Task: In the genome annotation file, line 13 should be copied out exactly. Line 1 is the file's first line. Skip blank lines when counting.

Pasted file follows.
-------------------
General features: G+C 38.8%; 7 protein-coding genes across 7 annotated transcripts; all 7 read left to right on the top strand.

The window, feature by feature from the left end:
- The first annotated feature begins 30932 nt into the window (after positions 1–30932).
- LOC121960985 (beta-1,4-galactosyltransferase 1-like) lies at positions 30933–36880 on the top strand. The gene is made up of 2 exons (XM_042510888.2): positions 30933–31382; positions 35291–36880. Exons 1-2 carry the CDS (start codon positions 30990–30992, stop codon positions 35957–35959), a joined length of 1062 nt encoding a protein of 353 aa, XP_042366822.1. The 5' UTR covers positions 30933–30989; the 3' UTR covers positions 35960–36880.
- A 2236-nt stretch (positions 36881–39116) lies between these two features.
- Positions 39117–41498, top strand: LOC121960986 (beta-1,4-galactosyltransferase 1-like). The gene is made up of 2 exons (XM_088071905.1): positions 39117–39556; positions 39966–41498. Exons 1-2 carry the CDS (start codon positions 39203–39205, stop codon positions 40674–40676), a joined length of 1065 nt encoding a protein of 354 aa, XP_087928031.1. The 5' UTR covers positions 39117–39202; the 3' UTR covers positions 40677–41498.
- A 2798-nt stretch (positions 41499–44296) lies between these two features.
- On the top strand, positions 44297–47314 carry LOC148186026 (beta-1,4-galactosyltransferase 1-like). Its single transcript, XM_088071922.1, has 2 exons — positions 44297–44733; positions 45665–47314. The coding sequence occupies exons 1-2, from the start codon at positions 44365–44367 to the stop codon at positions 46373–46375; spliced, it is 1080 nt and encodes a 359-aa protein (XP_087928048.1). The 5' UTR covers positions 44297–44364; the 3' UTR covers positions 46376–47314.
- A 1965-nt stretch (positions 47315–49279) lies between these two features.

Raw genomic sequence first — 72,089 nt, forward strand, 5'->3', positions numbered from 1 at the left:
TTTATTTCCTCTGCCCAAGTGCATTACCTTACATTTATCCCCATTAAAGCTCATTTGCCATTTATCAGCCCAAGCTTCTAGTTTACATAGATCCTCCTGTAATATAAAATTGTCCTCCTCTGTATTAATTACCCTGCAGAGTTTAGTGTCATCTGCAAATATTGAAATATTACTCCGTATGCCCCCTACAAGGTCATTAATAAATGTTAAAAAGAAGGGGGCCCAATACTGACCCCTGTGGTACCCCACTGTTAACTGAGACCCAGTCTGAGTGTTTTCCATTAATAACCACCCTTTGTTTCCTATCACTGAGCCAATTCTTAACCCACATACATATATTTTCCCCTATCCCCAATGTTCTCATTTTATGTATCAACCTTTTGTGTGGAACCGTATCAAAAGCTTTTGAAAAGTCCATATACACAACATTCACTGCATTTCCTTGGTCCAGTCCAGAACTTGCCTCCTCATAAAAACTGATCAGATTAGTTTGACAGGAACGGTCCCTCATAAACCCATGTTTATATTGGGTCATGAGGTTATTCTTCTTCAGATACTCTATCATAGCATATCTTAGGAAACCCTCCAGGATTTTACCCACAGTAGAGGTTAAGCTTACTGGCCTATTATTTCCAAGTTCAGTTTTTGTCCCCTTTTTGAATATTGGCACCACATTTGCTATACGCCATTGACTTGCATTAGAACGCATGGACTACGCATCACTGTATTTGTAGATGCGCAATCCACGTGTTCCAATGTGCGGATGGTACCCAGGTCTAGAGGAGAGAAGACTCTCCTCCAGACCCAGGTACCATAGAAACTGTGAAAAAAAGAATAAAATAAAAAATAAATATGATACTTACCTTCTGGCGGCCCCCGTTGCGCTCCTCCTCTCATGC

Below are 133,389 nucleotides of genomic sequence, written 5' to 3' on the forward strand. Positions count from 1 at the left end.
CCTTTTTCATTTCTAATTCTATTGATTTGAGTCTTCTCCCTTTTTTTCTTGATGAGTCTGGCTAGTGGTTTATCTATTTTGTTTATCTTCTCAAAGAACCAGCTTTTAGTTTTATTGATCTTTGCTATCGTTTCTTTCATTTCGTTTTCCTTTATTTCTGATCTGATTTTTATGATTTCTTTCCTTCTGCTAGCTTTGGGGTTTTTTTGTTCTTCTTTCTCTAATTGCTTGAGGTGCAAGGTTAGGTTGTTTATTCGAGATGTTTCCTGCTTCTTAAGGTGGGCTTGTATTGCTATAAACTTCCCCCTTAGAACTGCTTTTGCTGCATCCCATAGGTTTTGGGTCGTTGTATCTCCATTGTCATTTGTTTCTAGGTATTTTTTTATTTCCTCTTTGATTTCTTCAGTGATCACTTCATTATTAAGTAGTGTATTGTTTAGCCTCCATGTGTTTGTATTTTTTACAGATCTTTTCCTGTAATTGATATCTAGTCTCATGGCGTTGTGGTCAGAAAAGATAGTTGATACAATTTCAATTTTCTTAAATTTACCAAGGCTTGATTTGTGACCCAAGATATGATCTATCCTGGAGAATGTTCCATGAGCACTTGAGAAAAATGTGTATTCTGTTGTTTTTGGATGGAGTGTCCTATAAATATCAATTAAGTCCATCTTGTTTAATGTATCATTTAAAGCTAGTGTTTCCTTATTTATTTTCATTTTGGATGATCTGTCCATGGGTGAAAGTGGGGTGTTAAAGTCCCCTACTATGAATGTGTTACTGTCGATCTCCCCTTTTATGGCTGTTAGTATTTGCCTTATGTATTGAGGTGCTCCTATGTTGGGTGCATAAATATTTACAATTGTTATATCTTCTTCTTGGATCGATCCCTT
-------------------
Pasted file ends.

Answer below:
CCTTTTTCATTTCTAATTCTATTGATTTGAGTCTTCTCCCTTTTTTTCTTGATGAGTCTGGCTAGTGGTTTATCTATTTTGTTTATCTTCTCAAAGAACCAGCTTTTAGTTTTATTGATCTTTGCTATCGTTTCTTTCATTTCGTTTTCCTTTATTTCTGATCTGATTTTTATGATTTCTTTCCTTCTGCTAGCTTTGGGGTTTTTTTGTTCTTCTTTCTCTAATTGCTTGAGGTGCAAGGTTAGGTTGTTTATTCGAGATGTTTCCTGCTTCTTAAGGTGGGCTTGTATTGCTATAAACTTCCCCCTTAGAACTGCTTTTGCTGCATCCCATAGGTTTTGGGTCGTTGTATCTCCATTGTCATTTGTTTCTAGGTATTTTTTTATTTCCTCTTTGATTTCTTCAGTGATCACTTCATTATTAAGTAGTGTATTGTTTAGCCTCCATGTGTTTGTATTTTTTACAGATCTTTTCCTGTAATTGATATCTAGTCTCATGGCGTTGTGGTCAGAAAAGATAGTTGATACAATTTCAATTTTCTTAAATTTACCAAGGCTTGATTTGTGACCCAAGATATGATCTATCCTGGAGAATGTTCCATGAGCACTTGAGAAAAATGTGTATTCTGTTGTTTTTGGATGGAGTGTCCTATAAATATCAATTAAGTCCATCTTGTTTAATGTATCATTTAAAGCTAGTGTTTCCTTATTTATTTTCATTTTGGATGATCTGTCCATGGGTGAAAGTGGGGTGTTAAAGTCCCCTACTATGAATGTGTTACTGTCGATCTCCCCTTTTATGGCTGTTAGTATTTGCCTTATGTATTGAGGTGCTCCTATGTTGGGTGCATAAATATTTACAATTGTTATATCTTCTTCTTGGATCGATCCCTT